In metro Atlanta, a series of smash and grabs that began this spring at local beauty supply stores has resulted in at least $100,000 of hair being stolen. Similar thefts have occurred in Chicago, Houston, San Diego and other cities nationwide where the take has ranged from $10,000 to $150,000 worth of hair per heist.
While the thieves have resorted to brutish methods — ramming trucks into storefronts and even killing a Michigan store owner — their math skills are more sophisticated.At first glance, this seems a bit unusual. However, if you think about it it makes sense. Last year, I posted from the book Crime Analysis For Problem Solvers. One of the posts introduced the acronym CRAVED to describe certain categories of items that were often targeted by thieves. This is the meaning of the CRAVED acronym:
- Concealable. Things that can be hidden in pockets or bags are more vulnerable to shoplifters and other sneak thieves. Things that are difficult to identify or can easily be concealed after being stolen are also more at risk. In some cases, thefts may even be concealed from the owners of goods, as when lumber or bricks left lying around on building sites are stolen.
- Removable. The fact that cars and bikes are mobile helps explain why they are so often stolen. Nor is it surprising that laptop computers are often stolen since these are not only desirable but also easy to carry. What is easy to carry depends on the kind of theft. Both burglars and shoplifters steal cigarettes, liquor, medicines, and beauty aids from supermarkets, but burglars take them in much larger quantities.
- Available. Desirable objects that are widely available and easy to find are at higher risk. This explains why householders try to hide jewelry and cash from burglars. It also helps explain why cars become more at risk of theft as they get older. They become increasingly likely to be owned by people living in poor neighborhoods with less off-street parking and more offenders living nearby. Finally, theft waves can result from the availability of an attractive new product, such as the cell phone, which quickly establishes its own illegal market.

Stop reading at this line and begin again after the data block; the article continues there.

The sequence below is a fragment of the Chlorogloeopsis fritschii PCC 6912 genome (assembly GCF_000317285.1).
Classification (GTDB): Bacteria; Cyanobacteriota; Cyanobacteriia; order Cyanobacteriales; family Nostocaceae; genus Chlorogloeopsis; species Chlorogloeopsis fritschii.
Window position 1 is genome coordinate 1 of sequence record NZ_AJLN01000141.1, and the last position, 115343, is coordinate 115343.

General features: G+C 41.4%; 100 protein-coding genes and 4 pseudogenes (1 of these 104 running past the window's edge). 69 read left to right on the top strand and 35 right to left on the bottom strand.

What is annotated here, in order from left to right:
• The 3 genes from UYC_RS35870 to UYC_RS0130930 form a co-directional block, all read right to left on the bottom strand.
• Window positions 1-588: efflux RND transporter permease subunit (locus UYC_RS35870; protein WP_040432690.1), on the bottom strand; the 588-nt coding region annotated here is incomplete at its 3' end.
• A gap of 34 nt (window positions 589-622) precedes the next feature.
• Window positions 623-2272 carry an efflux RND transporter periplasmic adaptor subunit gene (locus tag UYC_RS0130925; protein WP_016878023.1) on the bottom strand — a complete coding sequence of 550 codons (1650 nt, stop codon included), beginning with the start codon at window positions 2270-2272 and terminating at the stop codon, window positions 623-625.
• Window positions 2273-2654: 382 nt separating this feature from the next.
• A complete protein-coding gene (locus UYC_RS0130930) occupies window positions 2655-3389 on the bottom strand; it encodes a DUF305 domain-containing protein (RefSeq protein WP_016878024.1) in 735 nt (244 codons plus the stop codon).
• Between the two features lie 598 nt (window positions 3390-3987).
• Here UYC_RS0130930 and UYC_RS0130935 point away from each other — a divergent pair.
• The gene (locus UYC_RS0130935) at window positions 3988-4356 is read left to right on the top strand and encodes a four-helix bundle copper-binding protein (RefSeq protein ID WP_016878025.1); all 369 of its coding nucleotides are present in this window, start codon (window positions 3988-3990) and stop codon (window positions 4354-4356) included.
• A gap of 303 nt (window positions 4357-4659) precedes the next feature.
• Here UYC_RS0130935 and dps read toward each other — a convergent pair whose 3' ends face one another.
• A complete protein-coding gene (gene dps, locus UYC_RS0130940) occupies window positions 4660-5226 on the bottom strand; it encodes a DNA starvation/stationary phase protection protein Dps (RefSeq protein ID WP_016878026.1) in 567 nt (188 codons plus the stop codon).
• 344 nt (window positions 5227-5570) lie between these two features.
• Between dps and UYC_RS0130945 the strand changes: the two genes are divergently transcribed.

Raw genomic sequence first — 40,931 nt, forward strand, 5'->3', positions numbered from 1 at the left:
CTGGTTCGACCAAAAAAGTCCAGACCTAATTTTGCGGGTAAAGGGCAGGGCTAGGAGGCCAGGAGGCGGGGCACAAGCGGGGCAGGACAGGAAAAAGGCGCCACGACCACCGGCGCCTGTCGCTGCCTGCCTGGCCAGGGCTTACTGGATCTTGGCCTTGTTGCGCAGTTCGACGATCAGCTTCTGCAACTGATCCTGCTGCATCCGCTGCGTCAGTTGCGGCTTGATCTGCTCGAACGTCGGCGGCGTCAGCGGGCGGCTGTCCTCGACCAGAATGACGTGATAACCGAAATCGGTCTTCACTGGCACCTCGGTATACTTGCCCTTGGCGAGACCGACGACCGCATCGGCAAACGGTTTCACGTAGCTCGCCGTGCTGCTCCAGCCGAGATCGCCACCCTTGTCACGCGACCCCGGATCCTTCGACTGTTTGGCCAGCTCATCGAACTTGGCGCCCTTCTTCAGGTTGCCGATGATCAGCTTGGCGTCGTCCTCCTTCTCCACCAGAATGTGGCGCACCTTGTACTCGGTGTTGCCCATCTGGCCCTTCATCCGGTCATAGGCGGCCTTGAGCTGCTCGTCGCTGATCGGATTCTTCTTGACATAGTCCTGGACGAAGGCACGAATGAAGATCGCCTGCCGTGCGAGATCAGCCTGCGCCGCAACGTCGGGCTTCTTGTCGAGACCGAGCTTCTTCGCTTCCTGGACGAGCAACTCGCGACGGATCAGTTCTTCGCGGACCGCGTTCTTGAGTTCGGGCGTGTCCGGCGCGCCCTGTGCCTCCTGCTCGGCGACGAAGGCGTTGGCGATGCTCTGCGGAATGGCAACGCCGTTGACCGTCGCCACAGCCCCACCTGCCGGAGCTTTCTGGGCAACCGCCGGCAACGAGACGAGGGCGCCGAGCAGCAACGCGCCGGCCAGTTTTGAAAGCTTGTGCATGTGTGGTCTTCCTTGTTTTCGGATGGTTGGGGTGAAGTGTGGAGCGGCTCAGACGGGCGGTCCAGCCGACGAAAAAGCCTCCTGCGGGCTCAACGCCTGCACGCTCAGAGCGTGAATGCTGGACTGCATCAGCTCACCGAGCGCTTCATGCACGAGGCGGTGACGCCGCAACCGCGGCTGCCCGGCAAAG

- Valuable. Thieves will generally choose the more expensive goods, particularly when they are stealing to sell. But value is not simply defined in terms of resale value. Thus, when stealing for their own use, juvenile shoplifters may select goods that confer status among their peers. Similarly, joyriders are more interested in a car's performance than its financial value.
- Enjoyable. Hot products tend to be enjoyable things to own or consume, such as liquor, tobacco, and DVDs. Thus, residential burglars are more likely to take DVD players and televisions than equally valuable electronic goods, such as microwave ovens. This may reflect the pleasure-loving lifestyle of many thieves (and their customers).
- Disposable. Only recently has systematic research begun on the relationship between hot products and theft markets, but it is clear that thieves will tend to select things that are easy to sell. This helps explain why batteries and disposable razors are among the most frequently stolen items from American drug stores.
Because hair weaves meet the definition of CRAVED, we're probably going to see more and more of them listed in theft and burglary reports. That being said, it's important to know what items are CRAVED by thieves in your area in order try to tailor your crime reduction efforts accordingly.
What items are currently CRAVED by thieves in your area?